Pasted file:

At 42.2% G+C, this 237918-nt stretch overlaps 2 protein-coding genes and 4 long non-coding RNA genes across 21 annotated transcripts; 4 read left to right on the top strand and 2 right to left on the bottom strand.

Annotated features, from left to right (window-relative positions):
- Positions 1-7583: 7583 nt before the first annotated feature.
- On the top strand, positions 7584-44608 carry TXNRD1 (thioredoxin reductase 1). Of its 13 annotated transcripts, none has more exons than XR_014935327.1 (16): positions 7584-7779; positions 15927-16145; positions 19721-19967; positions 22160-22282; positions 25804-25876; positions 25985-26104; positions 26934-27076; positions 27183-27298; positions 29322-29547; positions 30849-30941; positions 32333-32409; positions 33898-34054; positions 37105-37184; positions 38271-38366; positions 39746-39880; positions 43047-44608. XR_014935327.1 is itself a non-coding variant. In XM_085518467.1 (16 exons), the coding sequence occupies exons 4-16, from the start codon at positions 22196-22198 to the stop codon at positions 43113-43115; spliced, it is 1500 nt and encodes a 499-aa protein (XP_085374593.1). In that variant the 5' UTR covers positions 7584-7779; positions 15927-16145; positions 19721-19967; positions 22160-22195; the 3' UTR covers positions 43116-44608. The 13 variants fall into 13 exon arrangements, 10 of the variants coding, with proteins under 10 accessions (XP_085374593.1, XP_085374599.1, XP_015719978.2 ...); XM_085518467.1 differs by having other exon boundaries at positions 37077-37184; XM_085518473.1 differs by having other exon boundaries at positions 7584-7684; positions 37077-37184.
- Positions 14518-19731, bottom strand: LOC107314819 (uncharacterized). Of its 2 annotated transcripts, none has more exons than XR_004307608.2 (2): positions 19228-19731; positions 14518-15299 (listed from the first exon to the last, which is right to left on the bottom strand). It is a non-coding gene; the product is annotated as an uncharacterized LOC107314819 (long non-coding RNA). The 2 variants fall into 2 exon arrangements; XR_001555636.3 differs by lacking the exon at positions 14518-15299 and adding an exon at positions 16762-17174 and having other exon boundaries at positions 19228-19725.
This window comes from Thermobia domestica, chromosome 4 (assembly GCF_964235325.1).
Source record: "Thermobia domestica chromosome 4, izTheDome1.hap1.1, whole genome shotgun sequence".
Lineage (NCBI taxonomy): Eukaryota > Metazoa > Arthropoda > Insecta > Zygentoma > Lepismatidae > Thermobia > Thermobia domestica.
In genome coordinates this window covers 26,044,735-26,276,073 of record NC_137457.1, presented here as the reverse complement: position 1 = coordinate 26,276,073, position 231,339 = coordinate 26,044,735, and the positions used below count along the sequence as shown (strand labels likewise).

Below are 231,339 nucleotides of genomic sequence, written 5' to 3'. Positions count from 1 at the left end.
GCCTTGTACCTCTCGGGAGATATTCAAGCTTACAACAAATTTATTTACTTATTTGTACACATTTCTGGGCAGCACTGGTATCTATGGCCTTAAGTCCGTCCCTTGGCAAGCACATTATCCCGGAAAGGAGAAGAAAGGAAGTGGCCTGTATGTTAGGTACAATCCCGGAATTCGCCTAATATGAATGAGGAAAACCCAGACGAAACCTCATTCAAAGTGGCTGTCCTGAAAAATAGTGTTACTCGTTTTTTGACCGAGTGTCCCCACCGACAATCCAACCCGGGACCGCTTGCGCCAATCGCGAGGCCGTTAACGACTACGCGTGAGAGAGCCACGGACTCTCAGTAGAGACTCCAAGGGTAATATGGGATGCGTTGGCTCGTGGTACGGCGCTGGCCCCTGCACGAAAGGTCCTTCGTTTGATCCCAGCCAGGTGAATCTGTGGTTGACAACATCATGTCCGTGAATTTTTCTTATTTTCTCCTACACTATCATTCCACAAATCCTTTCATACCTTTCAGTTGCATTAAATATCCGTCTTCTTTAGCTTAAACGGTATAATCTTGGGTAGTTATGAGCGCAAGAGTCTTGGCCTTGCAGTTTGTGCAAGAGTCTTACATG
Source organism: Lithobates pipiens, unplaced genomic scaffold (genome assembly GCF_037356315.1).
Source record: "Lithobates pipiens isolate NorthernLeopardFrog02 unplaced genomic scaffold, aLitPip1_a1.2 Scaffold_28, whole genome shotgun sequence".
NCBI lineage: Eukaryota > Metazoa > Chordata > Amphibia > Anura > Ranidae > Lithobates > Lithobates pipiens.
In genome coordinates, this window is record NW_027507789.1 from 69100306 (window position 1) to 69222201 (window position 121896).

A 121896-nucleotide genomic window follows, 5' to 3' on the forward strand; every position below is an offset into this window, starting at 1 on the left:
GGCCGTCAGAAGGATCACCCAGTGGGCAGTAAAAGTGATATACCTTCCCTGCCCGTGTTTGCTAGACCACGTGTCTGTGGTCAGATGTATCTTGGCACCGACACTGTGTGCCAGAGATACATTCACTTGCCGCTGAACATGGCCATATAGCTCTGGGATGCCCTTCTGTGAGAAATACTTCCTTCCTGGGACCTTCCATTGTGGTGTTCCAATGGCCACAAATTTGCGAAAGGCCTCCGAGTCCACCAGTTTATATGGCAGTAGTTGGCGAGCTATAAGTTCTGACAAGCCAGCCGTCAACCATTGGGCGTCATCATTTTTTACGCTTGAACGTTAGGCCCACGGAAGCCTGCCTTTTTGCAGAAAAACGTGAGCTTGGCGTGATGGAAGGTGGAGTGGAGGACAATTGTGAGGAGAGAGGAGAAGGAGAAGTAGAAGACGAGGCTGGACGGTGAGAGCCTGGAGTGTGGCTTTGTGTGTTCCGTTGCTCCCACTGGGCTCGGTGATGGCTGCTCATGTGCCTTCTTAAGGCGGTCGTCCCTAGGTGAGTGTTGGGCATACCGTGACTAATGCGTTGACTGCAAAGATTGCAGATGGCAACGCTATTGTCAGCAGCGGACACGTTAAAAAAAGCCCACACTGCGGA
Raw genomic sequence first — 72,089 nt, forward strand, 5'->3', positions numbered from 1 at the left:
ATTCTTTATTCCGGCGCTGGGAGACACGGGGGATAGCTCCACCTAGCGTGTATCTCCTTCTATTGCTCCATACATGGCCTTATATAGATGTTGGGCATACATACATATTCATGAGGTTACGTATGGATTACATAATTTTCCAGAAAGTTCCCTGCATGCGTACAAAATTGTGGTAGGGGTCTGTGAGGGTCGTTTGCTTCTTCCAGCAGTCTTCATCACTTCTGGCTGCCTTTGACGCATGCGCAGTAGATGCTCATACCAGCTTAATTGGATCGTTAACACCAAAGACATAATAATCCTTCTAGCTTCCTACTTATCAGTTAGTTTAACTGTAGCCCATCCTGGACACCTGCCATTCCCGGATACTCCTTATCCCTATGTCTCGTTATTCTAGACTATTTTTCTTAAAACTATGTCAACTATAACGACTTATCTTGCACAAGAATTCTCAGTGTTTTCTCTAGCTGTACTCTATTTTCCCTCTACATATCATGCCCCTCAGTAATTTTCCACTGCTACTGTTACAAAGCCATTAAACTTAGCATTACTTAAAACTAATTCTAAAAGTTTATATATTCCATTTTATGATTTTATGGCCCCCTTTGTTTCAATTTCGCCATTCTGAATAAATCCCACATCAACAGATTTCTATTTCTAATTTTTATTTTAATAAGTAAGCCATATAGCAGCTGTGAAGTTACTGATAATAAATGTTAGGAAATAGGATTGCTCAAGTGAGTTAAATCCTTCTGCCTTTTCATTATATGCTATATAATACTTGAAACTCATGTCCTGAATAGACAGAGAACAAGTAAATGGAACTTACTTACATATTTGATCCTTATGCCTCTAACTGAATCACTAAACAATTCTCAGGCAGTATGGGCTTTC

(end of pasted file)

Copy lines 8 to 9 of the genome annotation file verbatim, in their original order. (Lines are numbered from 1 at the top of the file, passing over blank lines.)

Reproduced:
Lineage (NCBI taxonomy): Eukaryota > Metazoa > Arthropoda > Insecta > Zygentoma > Lepismatidae > Thermobia > Thermobia domestica.
In genome coordinates this window covers 26,044,735-26,276,073 of record NC_137457.1, presented here as the reverse complement: position 1 = coordinate 26,276,073, position 231,339 = coordinate 26,044,735, and the positions used below count along the sequence as shown (strand labels likewise).